Figure 2—figure supplement 2—source data 1

General gait parameters.

Figure 3 with 2 supplements
Planar covariation of limb segment angular motion.

(A) Ensemble-averaged (±SD across strides) limb segment elevation angles plotted vs.normalized gait cycle and three-dimensional gait loops with corresponding interpolation planes on the bottom are shown for one bird (avocet) and one mammal (elephant). For FL, planar covariation was examined using different tri-segmental FL models: FLupp – ‘scapula–upper arm–lower arm’ and FLlow – 'upper arm–lower arm–hand’. Note roughly similar orientation of the covariation plane between these two models of FL and different orientation compared to the HL model. (B) Planarity index expressed in percent of variance (PV) accounted for by the third principal component (PC) for HL and FL of animals (PV3 = 0 for ideal planarity). Source files are available in the SourceData3-Figure3.zip file.

Figure 3—source data 1

Planar covariation of limb segment motion.

Figure 3—figure supplement 1
Direction cosines of the normal to the covariation plane (the dot product of u3 with the unit vector along each of the three axes: u3t, u3s, u3f for HL and u3sc, u3u, u3l and u3u, u3l, u3h for FLupp and FLlow, respectively) for all animals.

Source files are available in the SourceData3-Figure 3—figure supplement 1—souce data 1.zip file.

Figure 3—figure supplement 1—source data 1

Direction cosine of the normal to the covariation plane.

Figure 3—figure supplement 2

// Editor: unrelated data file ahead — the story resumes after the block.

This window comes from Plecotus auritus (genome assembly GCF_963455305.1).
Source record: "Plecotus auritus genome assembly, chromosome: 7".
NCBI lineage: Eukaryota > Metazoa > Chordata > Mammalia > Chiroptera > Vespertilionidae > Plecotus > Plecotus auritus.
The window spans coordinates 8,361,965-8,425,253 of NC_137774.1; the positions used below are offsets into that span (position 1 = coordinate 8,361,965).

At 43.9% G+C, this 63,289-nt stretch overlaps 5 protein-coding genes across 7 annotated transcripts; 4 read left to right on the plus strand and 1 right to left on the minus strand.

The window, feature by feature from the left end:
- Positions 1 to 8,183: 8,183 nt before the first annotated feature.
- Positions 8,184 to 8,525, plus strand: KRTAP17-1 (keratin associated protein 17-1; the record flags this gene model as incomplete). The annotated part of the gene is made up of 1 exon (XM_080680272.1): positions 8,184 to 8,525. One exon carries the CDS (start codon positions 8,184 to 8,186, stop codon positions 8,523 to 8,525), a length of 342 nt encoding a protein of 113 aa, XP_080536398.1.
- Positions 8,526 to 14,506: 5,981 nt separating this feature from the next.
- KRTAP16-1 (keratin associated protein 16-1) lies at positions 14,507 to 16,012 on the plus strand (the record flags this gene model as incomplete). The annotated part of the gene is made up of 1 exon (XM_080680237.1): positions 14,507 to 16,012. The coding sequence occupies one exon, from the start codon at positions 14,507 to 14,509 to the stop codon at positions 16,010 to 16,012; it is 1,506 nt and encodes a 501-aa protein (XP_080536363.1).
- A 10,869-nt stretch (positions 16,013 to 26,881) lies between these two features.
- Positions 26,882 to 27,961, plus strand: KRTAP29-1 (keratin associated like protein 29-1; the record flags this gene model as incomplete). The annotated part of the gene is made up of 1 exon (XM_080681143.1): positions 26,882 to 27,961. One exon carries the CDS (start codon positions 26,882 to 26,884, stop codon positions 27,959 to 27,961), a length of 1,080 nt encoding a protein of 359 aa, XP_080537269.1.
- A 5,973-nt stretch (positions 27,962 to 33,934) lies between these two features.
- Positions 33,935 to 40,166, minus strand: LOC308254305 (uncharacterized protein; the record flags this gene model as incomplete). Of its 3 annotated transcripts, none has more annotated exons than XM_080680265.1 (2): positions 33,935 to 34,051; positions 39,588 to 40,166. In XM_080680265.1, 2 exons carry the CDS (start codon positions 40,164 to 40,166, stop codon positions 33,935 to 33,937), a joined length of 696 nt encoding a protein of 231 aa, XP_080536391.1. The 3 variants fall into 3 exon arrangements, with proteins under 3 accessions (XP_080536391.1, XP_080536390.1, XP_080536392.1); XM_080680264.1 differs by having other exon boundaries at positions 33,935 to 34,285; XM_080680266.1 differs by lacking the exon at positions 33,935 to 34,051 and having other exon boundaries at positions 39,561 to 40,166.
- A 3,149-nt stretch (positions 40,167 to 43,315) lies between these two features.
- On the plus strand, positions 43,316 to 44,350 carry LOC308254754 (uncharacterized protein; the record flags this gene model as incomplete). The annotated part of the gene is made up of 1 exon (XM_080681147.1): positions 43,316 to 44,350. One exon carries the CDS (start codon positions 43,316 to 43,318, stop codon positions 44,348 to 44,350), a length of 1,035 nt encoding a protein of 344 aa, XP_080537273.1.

Gait loops in birds and mammals.

(A) Bi-dimensional view of gait loops (Figure 3A) for each animal, projected on the covariation plane. Each loop is rotated so that the first and second principal components are aligned with the vertical and horizontal axes of the figure. Paths progress in time in the counter clockwise direction, touchdown and lift-off events (stance phase in black) corresponding to the top and bottom of the loops, respectively. Animal are labeled as in Table 1. For FL, gait loops for the FLupp and FLlow tri-segmental models are shown. (B) Relative gait loop width estimated as the amplitude (peak-to-peak) of PC2 relative to PC1. Note that the FLlow loop is wider than the HL loop for mammals and the HL loop is wider for birds than for mammals. Source files are available in the SourceData3-Figure 3—figure supplement 2—souce data 1.zip file.

Figure 3—figure supplement 2—source data 1

Gait loops.

Figure 4 with 1 supplement
Orientation (u3 vector) of the covariation plane for the HL (A) and FL (B) segment elevation angles.

For FL, the normal to the plane for both FLupp and FLlow tri-segmental models are shown. Top panels: spatial distribution of the normal (u3) to the covariation plane in all animals. Each vector u3 yields one point corresponding to the projection of the plane normal onto the unit sphere, the axes of which are the direction cosines with the axes of segment elevation angles (u3t, u3s, u3f). Positive direction of the semi-axes is indicated by arrow. Lower panels: u3 vectors for different animals lay on the plane (perpendicular to the averaged u1 vector across animals), α - angle of rotation of u3 on this plane (α = 0 corresponds to the projection of the shank, upper arm and lower arm semi-axes on that plane for HL, FLupp and FLlow, respectively). Animals are labeled as in Table 1 and different colors and markers refer to different taxonomic orders and species, respectively. Note a higher data dispersion for HL compared to FL across animals. Source files are available in the SourceData4-Figure4.zip file.

Figure 4—source data 1

Orientation of the covariation plane.

Figure 4—figure supplement 1
Reconstructed ancestral trait values of α for HL on a phylogeny.